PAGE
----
Breach of Contract: Remedies


The five basic remedies for breach of contract include the following: money damages, restitution, rescission, reformation, and specific performance. A money damage award includes a sum of money that is given as compensation for financial losses caused by a breach of contract. Parties injured by a breach are entitled to the benefit of the bargain they entered, or the net gain that would have accrued but for the breach. The type of breach governs the extent of damages that may be recovered.

If the breach is a total breach, a plaintiff can recover damages in an amount equal to the sum or value the plaintiff would have received had the contract been fully performed by the defendant, including lost profits. If the breach is only partial, the plaintiff may normally seek damages in an amount equal to the cost of hiring someone else to complete the performance contemplated by the contract. However, if the cost of completion is prohibitive and the portion of the unperformed contract is small, many courts will only award damages in an amount equal to the difference between the diminished value of the contract as performed and the full value contemplated by the contract.

For example, if the plaintiff agreed to pay the defendant $200,000 to build a house, but the defendant only completed 90 percent of the work contemplated by the contract, a court might be inclined to award $20,000 in damages if it would cost the plaintiff twice as much to hire someone else to finish the last 10 percent. The same principles apply to damages sought for contracts that are fully performed, but in a defective manner. If the defect is significant, the plaintiff can recover the cost of repair. But if the defect is minor, the plaintiff may be limited to recovering the difference between the value of the good or service actually received and the value of the good or service contemplated by the contract.

Restitution is a remedy designed to restore the injured party to the position occupied prior to the formation of the contract. Parties seeking restitution may not request to be compensated for lost profits or other earnings caused by a breach. Instead, restitution aims at returning to the plaintiff any money or property given to the defendant under the contract. Plaintiffs typically seek restitution when contracts they have entered are voided by courts due to a defendant’s incompetence or incapacity. The law allows incompetent and incapacitated persons to disavow their contractual duties but generally only if the plaintiff is not made worse off by their disavowal.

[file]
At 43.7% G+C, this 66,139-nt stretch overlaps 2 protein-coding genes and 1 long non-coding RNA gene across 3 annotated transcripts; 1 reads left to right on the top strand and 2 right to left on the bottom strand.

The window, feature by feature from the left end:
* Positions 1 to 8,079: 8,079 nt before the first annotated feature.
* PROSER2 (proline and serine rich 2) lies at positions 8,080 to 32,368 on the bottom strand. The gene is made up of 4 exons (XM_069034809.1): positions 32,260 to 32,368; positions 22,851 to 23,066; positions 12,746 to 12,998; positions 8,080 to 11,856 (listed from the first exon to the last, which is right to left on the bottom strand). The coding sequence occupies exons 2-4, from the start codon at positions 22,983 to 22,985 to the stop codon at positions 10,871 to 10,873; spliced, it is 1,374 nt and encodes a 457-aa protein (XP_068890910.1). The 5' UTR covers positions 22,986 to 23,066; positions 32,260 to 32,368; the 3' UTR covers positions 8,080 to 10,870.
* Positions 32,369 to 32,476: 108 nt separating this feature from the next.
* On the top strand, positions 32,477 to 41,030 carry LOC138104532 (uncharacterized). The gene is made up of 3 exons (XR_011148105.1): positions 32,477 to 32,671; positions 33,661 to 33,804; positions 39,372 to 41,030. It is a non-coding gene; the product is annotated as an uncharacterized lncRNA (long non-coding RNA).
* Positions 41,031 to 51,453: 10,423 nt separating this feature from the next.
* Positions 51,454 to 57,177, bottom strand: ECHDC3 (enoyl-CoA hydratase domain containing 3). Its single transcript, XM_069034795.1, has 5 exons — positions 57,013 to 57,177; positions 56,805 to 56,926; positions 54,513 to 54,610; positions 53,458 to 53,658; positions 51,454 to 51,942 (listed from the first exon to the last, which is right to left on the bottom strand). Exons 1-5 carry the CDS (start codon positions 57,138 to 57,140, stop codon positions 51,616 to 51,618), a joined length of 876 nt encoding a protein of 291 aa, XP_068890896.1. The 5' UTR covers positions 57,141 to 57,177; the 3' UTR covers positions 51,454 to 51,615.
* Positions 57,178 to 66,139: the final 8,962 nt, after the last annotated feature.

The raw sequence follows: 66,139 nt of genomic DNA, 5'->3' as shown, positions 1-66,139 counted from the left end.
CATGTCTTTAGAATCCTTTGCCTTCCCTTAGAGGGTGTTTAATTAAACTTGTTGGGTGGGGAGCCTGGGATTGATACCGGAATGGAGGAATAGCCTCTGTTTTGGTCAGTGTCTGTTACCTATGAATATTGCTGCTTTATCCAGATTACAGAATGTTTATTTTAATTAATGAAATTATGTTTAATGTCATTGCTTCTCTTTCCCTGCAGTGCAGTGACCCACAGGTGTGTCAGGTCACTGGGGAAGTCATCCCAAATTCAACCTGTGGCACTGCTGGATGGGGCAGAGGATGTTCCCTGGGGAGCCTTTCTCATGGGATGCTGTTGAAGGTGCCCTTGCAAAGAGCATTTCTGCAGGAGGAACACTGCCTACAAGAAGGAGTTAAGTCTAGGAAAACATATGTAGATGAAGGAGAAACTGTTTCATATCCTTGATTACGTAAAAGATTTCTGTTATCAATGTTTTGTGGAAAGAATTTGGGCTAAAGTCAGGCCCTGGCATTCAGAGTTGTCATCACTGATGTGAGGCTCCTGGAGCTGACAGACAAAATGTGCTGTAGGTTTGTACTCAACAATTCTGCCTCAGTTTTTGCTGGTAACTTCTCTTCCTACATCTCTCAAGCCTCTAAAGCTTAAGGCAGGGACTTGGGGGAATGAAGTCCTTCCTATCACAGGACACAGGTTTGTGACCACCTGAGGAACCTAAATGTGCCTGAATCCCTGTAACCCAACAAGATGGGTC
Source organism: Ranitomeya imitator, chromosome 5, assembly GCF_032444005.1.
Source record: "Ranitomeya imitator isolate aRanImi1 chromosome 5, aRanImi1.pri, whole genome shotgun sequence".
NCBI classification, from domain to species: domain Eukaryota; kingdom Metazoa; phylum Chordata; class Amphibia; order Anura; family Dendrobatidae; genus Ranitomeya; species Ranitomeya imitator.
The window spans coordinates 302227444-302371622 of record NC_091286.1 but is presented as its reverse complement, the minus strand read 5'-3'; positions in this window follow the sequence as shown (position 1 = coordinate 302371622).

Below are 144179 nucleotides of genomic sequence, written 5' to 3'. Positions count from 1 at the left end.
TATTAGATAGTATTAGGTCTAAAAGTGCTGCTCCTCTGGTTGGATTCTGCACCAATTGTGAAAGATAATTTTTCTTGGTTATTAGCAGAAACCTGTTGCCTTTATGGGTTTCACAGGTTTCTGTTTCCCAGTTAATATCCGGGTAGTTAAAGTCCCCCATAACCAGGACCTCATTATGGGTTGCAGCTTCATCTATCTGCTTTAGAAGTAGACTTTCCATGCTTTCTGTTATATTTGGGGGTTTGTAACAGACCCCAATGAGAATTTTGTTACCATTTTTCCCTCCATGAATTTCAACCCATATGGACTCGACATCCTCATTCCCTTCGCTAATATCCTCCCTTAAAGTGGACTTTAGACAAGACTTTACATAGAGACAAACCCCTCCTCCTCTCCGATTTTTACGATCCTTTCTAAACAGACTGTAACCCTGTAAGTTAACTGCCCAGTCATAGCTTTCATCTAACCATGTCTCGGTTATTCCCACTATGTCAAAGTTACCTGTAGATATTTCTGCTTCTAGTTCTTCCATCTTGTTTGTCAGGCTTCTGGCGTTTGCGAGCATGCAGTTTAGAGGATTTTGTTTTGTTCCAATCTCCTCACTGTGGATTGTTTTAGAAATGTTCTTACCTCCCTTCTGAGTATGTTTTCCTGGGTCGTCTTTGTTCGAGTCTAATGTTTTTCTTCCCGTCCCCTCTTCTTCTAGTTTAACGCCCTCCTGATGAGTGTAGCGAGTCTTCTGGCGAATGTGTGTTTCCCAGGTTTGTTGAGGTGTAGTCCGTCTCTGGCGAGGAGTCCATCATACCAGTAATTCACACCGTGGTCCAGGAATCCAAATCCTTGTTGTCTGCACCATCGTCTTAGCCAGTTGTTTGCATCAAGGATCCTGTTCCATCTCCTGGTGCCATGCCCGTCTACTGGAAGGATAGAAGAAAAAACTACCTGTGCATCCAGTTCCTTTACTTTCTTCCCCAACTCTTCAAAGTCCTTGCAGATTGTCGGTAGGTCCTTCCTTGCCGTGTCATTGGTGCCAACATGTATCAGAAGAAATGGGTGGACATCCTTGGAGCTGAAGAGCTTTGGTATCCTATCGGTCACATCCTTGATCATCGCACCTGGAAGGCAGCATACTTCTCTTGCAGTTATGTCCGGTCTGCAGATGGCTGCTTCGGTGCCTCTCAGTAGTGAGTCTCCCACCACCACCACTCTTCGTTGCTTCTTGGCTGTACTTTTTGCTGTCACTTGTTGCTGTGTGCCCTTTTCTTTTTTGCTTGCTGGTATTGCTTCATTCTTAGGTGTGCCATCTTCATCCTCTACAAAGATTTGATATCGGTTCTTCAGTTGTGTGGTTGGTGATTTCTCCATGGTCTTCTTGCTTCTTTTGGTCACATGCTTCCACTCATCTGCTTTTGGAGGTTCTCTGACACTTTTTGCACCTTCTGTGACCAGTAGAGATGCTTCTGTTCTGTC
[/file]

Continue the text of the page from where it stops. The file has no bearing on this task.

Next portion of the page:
Parties that are induced to enter into contracts by mistake, fraud, undue influence, or duress may seek to have the contract set aside or have the terms of the contract rewritten to do justice in the case. Rescission is the name for the remedy that terminates the contractual duties of both parties, while reformation is the name for the remedy that allows courts to change the substance of a contract to correct inequities that were suffered. Like contracts implied in law, however, courts are reluctant to rewrite contracts to reflect the parties’ actual agreement, especially when the contract as written contains a mistake that could have been rectified through pre-contract investigation. Thus, one court would not reform a contract that stipulated an incorrect amount of acreage being purchased, since the buyer could have ascertained the correct amount by obtaining a land survey before entering the contract. Little Stillwater Holding Corp. v. Cold Brook Sand & Gravel Corp., 151 Misc. 2d 457, 573 N.Y.S.2d 382 (N.Y. Co. Ct. 1991).

Specific performance is an equitable remedy that compels one party to perform, as nearly as practicable, his or her duties specified by the contract. Specific performance is available only when money damages are inadequate to compensate the plaintiff for the breach. This ruling often happens when the subject matter of a contract is in dispute.

Every parcel of land by definition is unique, if for no other reason than its location. However, rare articles that are not necessarily one of a kind are still treated by the law as unique if it would be impossible for a judge or jury to accurately calculate the appropriate amount of damages to award the plaintiff in lieu of awarding him or her the unique article contemplated by the contract. Heirlooms and antiques are examples of such rare items for which specific performance is usually available as a remedy. However, specific performance may never be invoked to compel the performance of a personal service, since doing so would constitute slavery in violation of the Thirteenth Amendment to the U.S. Constitution.